Last time I applied for a mortgage I asked the loan officer about this. They advised that on a joint application they take the "lower middle" score. What that meant was they would get credit scores from the three major (US) credit bureaus, for both me and my cosigner, discard the highest and lowest for each of us and then settle on the lower of the remaining two.
Bureau | Signer's score | Cosigner's score
Equifax | 730 | 680
Experian | 740 | 710
Transunion | 750 | **700**
Signer's middle score is 740, cosigner's middle score is 700. So, the lower middle score is 700.
I'm not sure if all loan companies use this method, but mine advised it was pretty common method among the big mortgage providers at least.
If the company you quote with uses this method, you can be sure that the lower credit rating of your co-applicant will mean they base their offers on her score, not yours. But it will be her middle score, not her worst. Usually all three bureaus report a similar score for any particular individual anyway so this factor doesn't make a huge difference, but it might help a bit, especially if one of the bureaus has errors on your report and the other two don't.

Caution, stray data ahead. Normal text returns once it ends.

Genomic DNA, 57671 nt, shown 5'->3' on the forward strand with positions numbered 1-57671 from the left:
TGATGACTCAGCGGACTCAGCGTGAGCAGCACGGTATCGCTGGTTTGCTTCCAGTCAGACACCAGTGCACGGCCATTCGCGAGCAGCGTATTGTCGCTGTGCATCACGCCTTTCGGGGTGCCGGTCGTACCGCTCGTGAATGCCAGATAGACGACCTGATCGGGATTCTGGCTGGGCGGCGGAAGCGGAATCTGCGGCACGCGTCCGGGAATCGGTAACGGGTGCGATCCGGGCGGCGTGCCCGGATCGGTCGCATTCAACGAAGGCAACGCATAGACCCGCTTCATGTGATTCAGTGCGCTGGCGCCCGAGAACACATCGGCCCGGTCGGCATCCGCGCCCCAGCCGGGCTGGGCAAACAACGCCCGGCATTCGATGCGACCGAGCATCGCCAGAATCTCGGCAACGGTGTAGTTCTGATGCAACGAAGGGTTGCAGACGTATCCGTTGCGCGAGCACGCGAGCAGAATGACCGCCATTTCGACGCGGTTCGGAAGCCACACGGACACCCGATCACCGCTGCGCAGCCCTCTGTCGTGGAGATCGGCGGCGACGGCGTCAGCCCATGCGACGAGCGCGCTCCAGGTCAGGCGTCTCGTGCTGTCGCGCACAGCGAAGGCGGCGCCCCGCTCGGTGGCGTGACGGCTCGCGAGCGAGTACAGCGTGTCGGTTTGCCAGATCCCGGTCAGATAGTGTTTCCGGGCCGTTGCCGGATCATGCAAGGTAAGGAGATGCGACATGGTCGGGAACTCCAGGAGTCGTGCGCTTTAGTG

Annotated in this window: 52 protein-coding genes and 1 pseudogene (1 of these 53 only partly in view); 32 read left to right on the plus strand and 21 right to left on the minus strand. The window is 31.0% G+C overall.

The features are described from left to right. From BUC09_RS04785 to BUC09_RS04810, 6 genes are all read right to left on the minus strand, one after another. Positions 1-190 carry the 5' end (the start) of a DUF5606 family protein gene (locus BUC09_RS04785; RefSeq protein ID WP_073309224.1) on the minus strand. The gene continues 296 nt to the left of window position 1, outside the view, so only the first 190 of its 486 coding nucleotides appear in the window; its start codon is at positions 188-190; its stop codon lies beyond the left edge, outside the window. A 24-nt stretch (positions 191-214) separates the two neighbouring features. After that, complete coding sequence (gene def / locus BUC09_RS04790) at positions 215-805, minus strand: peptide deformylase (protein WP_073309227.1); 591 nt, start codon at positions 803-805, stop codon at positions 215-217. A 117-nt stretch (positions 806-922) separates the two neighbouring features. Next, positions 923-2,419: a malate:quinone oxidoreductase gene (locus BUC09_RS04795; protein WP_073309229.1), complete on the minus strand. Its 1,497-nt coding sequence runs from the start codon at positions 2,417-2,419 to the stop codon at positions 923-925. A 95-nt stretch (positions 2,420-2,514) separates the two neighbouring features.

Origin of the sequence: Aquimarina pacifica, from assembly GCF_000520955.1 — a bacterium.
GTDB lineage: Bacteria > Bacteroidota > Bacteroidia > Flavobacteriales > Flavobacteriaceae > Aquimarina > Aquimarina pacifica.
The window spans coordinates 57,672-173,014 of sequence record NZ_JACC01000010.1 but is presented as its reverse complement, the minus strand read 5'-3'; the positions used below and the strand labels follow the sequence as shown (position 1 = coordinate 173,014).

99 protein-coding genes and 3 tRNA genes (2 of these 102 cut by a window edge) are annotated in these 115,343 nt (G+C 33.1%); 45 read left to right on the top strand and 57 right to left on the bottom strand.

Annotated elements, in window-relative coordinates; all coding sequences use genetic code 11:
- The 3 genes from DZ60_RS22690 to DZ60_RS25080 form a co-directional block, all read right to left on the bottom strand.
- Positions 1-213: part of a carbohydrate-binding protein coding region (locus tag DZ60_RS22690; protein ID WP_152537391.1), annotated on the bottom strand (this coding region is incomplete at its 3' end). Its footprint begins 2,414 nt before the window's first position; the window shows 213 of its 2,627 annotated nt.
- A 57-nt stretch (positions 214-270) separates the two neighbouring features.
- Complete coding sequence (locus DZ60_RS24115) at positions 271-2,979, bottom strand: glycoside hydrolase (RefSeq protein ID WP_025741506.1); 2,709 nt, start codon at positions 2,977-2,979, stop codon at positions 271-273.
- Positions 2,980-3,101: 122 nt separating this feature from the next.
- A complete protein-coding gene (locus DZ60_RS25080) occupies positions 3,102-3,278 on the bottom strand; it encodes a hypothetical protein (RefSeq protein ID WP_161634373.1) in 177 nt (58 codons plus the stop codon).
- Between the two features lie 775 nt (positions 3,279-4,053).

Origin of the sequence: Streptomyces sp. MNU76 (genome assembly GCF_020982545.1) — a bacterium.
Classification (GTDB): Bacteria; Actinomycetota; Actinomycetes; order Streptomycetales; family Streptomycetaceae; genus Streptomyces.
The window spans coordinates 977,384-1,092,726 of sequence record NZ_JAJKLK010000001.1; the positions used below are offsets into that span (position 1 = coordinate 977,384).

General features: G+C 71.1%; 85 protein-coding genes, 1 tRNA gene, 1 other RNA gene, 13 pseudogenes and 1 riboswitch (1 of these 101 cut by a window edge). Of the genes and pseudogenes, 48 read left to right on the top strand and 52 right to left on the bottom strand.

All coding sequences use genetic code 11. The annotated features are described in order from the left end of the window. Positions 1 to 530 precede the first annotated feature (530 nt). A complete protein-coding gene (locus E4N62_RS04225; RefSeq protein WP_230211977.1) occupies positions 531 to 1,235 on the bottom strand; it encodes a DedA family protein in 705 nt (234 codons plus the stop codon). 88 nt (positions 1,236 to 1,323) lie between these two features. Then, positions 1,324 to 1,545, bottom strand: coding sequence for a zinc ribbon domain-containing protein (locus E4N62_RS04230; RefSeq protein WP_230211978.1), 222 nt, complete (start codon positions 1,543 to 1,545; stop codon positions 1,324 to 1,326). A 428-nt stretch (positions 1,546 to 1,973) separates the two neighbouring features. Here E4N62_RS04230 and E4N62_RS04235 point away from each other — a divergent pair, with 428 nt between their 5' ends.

If you have sufficient income to qualify for the mortgage you need on your own, you'd probably be better off applying on your own. A higher score will qualify you for better rates, and for something big and long term like a mortgage every fraction of a percent difference can translate into hundreds of dollars over the life of the loan.
If you can't qualify for the mortgage on your sole income then it's a moot point, you'll have to include a cosigner. However, there are steps you can take that will provide an almost immediate boost to your girlfriend's credit score; most notably, paying down revolving debt. If clearing all credit card debt is not possible right now, try to at least re-balance things so that each revolving account is using a similar percentage of its respective credit line (as opposed to some small balances and some maxed out). And the more you can bring down utilization overall, the more the score goes up. Doing this right before the end of a credit card billing cycle (i.e. don't wait for the statement to arrive - the balance will already have been reported by then) will ensure a lower balance being reported to the bureaus (note, a minimum payment will still have to be made after the statement is generated, so if you're budgeting, reserve some for that payment too).